During a visit to Chardonnay’s job, Jason becomes bothered by all of the flirting between Chardonnay and her male customers. She jokingly tells one customer that the only ring she has is the one on the glass she’s holding and lets him call her baby. Jason leaves abruptly, and later tells Chardonnay how bothered he was by her behavior.
“Being attentive to those men is how I make my living,” she says. “Those tips are going to one day lead to me opening Spadonnay.”
Jason leaves but meets up with her later at her bar.
“I’m sorry. I completely respect and support the fact that you’re a hardworking woman,” he says. “At the end of the day I’m just a man who doesn’t want other men getting his wife’s attention.”
She teases him about being in love (which he confessed to in last week’s episode). He prompts her to say those three little words to him, but she (gently) draws the line.
“You know we both do things in our own time, and if and when I’m ready to say something like that to you I will let you know in my own way,” she says.
Back to Malik: He and Tee-Tee have returned to Tasha’s house to help clean up after his wild night. Tee-Tee flips on the TV and is given the last clue to figuring out what happened.
Sabers quarterback Kwan Kirkland cannot finish the season because of an injury. Malik is poised to take his position, and hopefully lead the team to victory.
“Roger must have told you about Kwan, and that’s why you got twisted,” says Tee-Tee.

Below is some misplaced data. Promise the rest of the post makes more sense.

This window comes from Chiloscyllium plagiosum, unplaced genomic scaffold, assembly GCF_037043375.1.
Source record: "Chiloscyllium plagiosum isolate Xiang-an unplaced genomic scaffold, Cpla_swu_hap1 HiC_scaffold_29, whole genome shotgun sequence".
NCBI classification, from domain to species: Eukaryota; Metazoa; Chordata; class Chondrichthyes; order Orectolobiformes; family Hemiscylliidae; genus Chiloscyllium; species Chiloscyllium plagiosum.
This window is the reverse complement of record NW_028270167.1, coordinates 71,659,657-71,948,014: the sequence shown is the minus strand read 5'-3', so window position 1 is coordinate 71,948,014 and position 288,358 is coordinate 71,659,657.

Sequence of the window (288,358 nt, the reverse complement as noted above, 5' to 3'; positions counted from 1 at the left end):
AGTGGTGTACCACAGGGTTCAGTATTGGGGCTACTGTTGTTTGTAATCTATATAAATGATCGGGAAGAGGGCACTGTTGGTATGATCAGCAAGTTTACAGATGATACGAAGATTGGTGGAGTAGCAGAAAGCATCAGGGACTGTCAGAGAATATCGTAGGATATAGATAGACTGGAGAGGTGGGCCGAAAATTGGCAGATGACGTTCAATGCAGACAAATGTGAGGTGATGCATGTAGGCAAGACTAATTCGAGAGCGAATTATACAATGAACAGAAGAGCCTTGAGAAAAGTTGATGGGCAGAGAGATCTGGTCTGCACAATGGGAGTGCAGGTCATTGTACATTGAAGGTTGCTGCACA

Upon hearing the news, Malik finds a glass and some liquor, and tries to pour himself a drink.
Tee-Tee’s words make him pause just before taking a sip.
“Before you take that drink, just think about it. Are you really willing to throw away everything you been working for all because you scared of having everything you always wanted?”
“Naw, not today,” says Malik.
Back with Melanie and Derwin, Melanie visits Tasha for some advice.
Is she really as selfish as Derwin claims?
Yes, says Tasha. But she also assures Melanie that following her dreams may be a worthwhile, bur risky, venture.
“You can put yourself first, but you got to make a choice, Mel,” she says. ”So if you want your career you gon have to give up something else.”
At the next Sunbeams meeting, Melanie apologizes and asks to be reinstated as president. No one argues against her.
Before Melanie can move on to other parts of her agenda, some of the women chime in to admit that they too are unhappy
“I purchased the wrong house,” cries one Sunbeam.
“I’m unhappy, too,” says another. “Javon ain’t the man I really wanted. ... The one that got away is Derwin.” (Yes, Melanie does threaten to give her the beat-down of her life for her ignorant statement.)
Some time after the meeting, Derwin returns home and complains that Melanie has done it again: Because of her impromptu therapy session, many of his teammates canceled for practice that day.
“Boo, you are killing me,” says Derwin. Melanie says her unhappiness is real, but Derwin says it’s a result of her lack of faith in God.
“My relationship with him is a personal one,” she says. “And FYI, I prayed about this. ... The God that I believe speaks to my heart. And my heart wants me to go to Johns Hopkins.”
And to make her message crystal clear, she adds this line: “I’m willing to go alone.”
Derwin doesn’t even blink. He tells her to hold on and then steps out of their bedroom. He comes back with luggage, and one final thought:
“Guess you gotta follow your heart then, right?”